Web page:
If approved by Denver, Colo. voters in April, the former course could be redeveloped to include up to 3,200 new housing units, retail and a grocery store. Save Open Space Denver and several individual plaintiffs are seeking to preserve a 2019 Conservation Easement and claiming the 155-acre property is “protected land.”
Save Open Space Denver and several individual plaintiffs filed a lawsuit in Denver (Colo.) District Court seeking to preserve a 2019 Conservation Easement and claiming the 155-acre Park Hill Golf Course is “protected land,” according the 20-page complaint filed by the Tierney Lawrence Stiles law firm, The Denver Post reported.
In July 2022, Club + Resort Business reported Initiated Ordinance 301, which strengthened the protections of the taxpayer-funded conservation easement that covers the land where the former golf course sits. As long as the easement is in place, no development that isn’t golf-related can take place on the property.
The plaintiffs assert “taxpayer standing to seek to enjoin the unlawful expenditure of public lands and disposition of a valuable taxpayer funded real estate asset owned by the city for the benefit of its residents,” according to the complaint, The Post reported. “Each of the individual plaintiffs, as residents of the city and county of Denver, has a personal and economic interest in preserving and protecting the precious remaining open space, recreational and aesthetic assets of their city and community.”
The land is owned by a Delaware limited liability company, ACM Park Hill JV VII LLC, a subsidiary of Westside Investment Partners, according to the complaint, The Post reported. The property owner is also named as a defendant in the lawsuit.
The conservation easement, granted to the city in 2019 “by the then owners of the Protected Land,” is attached to the complaint as an exhibit, The Post reported.
“A conservation easement may only be terminated, released, extinguished or abandoned by a court determination – at the joint request of the property owner and holder of the easement – that conditions on or surrounding the encumbered property have changed, since the effective date of the easement, so that it has become impossible to fulfill its conservation purposes that are defined in the deed of conservation easement,” the lawsuit said.
The easement was granted to the city “to maintain the … scenic and open condition” of the property and to preserve it for recreational use, the lawsuit claims, The Post reported.
Plans to repurpose the parcel have “proceeded, at considerable taxpayer expense” and in “direct violation” of the easement, according to the complaint, The Post reported.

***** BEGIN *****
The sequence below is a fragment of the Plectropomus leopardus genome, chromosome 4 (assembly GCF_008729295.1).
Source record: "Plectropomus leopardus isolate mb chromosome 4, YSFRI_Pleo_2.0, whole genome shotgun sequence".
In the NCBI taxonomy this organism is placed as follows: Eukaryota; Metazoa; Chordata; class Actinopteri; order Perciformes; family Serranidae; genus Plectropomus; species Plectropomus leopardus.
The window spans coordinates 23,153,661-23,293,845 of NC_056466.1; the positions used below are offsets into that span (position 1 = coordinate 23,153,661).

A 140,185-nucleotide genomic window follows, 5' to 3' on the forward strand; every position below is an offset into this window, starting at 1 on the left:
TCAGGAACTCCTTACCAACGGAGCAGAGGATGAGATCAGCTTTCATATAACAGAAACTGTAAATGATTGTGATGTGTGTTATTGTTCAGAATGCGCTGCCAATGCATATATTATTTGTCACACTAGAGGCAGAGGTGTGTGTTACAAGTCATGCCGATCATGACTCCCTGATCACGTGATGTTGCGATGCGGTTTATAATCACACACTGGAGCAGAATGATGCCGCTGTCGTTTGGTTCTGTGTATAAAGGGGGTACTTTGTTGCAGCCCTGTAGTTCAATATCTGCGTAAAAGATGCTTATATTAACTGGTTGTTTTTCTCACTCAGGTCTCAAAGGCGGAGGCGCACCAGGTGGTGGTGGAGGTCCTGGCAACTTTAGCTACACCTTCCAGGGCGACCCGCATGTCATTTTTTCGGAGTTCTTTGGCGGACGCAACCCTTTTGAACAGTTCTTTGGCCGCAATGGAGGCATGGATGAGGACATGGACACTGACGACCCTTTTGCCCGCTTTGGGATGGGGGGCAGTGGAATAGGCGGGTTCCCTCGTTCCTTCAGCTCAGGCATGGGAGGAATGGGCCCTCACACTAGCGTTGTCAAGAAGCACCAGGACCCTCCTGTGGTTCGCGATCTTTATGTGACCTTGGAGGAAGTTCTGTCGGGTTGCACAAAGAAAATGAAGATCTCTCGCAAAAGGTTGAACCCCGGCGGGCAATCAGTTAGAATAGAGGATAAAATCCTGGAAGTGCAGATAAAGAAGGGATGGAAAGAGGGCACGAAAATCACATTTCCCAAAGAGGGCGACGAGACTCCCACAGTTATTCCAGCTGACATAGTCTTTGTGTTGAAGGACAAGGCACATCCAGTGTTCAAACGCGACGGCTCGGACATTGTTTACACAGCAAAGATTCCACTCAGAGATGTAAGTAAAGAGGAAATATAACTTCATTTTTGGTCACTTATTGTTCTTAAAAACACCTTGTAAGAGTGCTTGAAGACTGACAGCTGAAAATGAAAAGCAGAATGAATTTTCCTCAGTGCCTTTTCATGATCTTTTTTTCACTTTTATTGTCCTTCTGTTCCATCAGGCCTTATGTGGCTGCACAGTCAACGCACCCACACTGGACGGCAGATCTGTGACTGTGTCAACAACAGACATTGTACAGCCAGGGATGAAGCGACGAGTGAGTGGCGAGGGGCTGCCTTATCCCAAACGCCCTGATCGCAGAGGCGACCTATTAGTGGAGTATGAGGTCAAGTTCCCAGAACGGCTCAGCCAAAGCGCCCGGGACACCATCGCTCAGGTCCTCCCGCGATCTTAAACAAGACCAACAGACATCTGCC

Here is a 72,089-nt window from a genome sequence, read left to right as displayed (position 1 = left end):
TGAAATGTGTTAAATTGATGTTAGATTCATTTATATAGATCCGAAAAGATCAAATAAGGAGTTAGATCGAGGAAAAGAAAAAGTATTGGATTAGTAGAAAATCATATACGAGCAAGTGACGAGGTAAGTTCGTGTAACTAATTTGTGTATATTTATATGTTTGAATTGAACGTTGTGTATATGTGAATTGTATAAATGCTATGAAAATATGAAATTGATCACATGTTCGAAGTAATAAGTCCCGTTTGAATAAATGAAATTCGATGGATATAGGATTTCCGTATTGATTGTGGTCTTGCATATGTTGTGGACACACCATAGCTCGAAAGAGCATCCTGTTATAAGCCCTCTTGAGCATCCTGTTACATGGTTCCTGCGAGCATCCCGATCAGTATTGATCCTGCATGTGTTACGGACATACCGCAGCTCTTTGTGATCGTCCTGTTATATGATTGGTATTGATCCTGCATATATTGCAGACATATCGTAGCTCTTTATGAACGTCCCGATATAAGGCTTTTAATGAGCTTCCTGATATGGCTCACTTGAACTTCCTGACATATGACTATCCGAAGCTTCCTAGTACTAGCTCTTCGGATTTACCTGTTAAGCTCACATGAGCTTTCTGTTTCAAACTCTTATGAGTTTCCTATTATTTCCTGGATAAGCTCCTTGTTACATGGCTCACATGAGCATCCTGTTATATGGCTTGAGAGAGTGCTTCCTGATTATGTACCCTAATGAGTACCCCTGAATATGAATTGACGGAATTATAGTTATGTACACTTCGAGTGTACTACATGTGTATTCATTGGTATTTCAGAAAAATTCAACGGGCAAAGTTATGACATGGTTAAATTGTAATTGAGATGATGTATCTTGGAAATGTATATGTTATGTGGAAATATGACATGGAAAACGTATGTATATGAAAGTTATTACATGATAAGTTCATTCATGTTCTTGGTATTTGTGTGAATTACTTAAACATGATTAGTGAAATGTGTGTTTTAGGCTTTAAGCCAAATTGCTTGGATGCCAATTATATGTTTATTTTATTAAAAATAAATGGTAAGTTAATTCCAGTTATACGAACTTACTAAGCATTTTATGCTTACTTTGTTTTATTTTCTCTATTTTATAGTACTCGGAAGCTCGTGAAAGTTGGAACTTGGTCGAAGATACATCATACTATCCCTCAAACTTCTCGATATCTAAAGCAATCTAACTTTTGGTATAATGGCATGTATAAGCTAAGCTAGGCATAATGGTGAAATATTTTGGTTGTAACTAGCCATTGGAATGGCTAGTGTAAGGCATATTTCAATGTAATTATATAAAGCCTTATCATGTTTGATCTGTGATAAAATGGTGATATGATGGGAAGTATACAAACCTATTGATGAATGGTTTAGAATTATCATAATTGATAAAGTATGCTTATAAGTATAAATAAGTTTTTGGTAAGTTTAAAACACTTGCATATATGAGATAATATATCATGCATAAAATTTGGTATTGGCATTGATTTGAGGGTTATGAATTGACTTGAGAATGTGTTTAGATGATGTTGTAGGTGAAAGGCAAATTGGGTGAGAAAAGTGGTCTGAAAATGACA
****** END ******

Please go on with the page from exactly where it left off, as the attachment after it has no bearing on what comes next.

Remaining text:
Last month, the City Council referred a question to the April 4 municipal election that would give voters the option to wipe out the legal agreement that prevents most development on the site, The Post reported. If approved by voters, the land could be redeveloped to include up to 3,200 new housing units, retail and a grocery store. The City Council voted 11-2 to put the future of the property before the electorate.
The upcoming ballot question reads: “Shall the voters of the city and county of Denver authorize the release of the city-owned conservation easement on privately owned property known as the Park Hill Golf Course, which requires the land to be used primarily for golf-related purposes, and allow for commercial and residential development, including affordable housing, and public regional park, trail and open space,” The Post reported.
At the same Jan. 23 meeting, the City Council approved rezoning the land, turning it from privately owned park space into a variety of zonings that will clear the way for development, The Post reported.
“The city and City Council proceeded in excess of their authority, acted illegally, arbitrarily and capriciously, abused their discretion, and denied due process to the protest petitioners in approving ACM’s Rezoning Application,” the lawsuit claims. “The approval by the city and City Council of ACM’s Rezoning Application should be declared void.”
This debate has been around since 2017 when the city announced a $20.5 million deal to sell the course. City officials had made no commitments regarding their planned use of the 155-acre property beyond 25 acres for a stormwater detention area.
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